Fiction – paperback; Penguin Books; 160 pages; 1998.
Despite being a long-time Truman Capote fan, Breakfast at Tiffany’s was one of those books that I just never got around to reading.
I’ve not seen the film either, although I cannot think of Audrey Hepburn without seeing her in my mind’s eye as the fabulously glamorous Holly Golightly. When a character from a book becomes known to you in this way, I think it’s fair to describe that character — and indeed the book — as iconic.
Perhaps, in some small way, I did not want to read the book for fear of spoiling the illusion. I needn’t have worried. Breakfast at Tiffany’s is a gorgeous light read (I was going to say frivolous, but I don’t think there is really anything frivolous about this book).
Holly Golightly, a young woman drifting through life as if it was one long holiday, is feisty and determined if a little naive. Alone in New York City, she blazes her way through the social scene, living it up in bars and holding parties in her East Side apartment. But she unwittingly gets caught up in a Mafia plot and before you can say “boo” she’s in trouble with the law.
On the face of it, Breakfast at Tiffany’s could be described as a fairly straightforward story about one girl’s adventure in the big city. But I think that’s too simplistic.
An independent woman
Written in 1958, it portrays a world in which women were invariably best seen and not heard, and totally reliant on men for money and worldly comforts. And yet Capote has created a female character that is largely independent and emotionally strong, although she’s vulnerable too (loneliness, depression and desperation are hinted at).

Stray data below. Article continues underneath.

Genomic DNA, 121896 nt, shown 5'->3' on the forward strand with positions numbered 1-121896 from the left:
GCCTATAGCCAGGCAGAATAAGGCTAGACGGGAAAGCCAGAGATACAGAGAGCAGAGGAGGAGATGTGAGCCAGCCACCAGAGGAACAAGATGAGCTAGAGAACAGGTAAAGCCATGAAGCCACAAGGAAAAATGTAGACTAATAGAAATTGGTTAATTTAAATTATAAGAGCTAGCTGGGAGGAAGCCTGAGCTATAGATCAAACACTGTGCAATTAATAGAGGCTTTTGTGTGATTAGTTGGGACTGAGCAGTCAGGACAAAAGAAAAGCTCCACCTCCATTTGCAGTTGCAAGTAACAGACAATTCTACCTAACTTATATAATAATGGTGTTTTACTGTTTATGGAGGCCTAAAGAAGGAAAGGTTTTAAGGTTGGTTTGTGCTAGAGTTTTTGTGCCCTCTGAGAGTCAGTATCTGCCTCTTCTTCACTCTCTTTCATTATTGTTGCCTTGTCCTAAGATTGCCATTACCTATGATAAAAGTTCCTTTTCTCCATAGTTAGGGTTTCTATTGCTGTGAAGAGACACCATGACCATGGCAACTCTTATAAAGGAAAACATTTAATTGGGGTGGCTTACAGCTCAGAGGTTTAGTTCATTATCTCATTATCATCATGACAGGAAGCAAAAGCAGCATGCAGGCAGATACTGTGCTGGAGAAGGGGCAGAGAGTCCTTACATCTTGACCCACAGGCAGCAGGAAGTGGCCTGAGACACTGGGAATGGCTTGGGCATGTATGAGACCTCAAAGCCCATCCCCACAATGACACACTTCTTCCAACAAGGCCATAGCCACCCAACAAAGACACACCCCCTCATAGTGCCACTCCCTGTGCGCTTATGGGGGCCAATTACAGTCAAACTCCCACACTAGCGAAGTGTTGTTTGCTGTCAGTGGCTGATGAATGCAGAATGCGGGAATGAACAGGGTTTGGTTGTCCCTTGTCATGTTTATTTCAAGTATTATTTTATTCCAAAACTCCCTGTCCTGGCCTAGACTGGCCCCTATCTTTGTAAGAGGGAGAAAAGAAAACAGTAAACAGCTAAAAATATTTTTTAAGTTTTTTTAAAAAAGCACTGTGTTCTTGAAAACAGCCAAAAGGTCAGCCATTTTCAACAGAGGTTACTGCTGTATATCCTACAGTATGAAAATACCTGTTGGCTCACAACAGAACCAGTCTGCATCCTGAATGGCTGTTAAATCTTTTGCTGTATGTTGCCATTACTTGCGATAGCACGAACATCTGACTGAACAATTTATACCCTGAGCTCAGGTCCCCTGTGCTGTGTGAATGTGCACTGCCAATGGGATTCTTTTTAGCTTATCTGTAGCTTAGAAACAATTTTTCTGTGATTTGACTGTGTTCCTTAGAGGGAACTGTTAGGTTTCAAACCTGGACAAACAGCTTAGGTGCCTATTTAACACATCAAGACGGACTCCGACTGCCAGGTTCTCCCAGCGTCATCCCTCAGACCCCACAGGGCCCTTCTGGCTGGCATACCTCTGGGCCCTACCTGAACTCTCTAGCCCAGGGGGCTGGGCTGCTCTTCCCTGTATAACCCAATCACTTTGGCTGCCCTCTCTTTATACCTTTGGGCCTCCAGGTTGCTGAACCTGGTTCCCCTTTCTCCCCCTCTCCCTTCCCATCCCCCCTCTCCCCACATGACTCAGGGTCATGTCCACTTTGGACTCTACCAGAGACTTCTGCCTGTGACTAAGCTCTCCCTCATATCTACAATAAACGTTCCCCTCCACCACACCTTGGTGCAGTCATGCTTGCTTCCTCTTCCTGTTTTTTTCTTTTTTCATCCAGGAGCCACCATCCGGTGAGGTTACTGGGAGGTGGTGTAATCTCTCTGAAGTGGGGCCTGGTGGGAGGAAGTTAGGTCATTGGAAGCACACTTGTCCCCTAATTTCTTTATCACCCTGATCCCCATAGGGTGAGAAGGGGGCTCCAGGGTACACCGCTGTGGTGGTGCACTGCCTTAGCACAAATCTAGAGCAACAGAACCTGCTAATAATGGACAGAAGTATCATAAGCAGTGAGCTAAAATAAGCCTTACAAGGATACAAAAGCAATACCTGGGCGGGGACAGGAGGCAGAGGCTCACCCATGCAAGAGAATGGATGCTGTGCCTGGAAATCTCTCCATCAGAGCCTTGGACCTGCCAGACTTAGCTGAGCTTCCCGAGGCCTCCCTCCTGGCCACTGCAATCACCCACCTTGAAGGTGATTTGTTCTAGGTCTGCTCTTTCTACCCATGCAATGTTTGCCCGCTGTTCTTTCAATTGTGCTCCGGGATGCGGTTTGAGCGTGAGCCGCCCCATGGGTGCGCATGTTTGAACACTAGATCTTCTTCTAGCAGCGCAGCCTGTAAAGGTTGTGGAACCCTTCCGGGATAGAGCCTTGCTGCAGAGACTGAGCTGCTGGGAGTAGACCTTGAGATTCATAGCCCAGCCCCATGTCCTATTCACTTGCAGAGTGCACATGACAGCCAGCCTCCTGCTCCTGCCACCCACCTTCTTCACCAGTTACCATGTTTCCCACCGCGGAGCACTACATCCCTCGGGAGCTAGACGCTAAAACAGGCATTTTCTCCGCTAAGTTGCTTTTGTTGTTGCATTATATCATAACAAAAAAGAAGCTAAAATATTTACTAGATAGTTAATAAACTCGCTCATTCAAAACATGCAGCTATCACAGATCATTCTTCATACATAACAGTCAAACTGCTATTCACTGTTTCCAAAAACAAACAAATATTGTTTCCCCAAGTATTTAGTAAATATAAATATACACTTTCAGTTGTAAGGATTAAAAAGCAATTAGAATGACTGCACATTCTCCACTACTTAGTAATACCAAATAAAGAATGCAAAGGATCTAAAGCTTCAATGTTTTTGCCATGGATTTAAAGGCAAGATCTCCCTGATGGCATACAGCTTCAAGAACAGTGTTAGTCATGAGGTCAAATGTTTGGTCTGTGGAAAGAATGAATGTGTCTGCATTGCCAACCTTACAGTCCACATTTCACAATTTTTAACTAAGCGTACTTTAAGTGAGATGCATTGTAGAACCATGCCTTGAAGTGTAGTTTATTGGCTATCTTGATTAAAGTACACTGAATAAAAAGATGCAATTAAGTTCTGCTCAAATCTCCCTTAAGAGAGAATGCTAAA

While she might be having a lot of fun, she’s also on the run from a past that is forever trying to catch up with her as she tries to find a place that makes her feel as happy as Tiffany’s does.
All in all, this short novella is a joy to read. Capote’s writing is typically rich and lyrical. He describes this woman in such a way that you get the sense he has based her on someone that intrigued him, that held some allure or had an aura of mysticism that left a deep impression.
My edition also contained three equally crafted, highly entertaining and unforgettable short stories – House of Flowers, A Diamond Guitar and the supremely moving and heartfelt A Christmas Memory – which demonstrate that Capote is equally at home writing short stories as he is at writing novellas.
‘Breakfast at Tiffany’s’ by Truman Capote, first published in 1958, is listed in Peter Boxall’s 1001 Books You Must Read Before You Die, describes the book as a “charmingly naughty fable” and one that established the author as part of New York’s glitterati.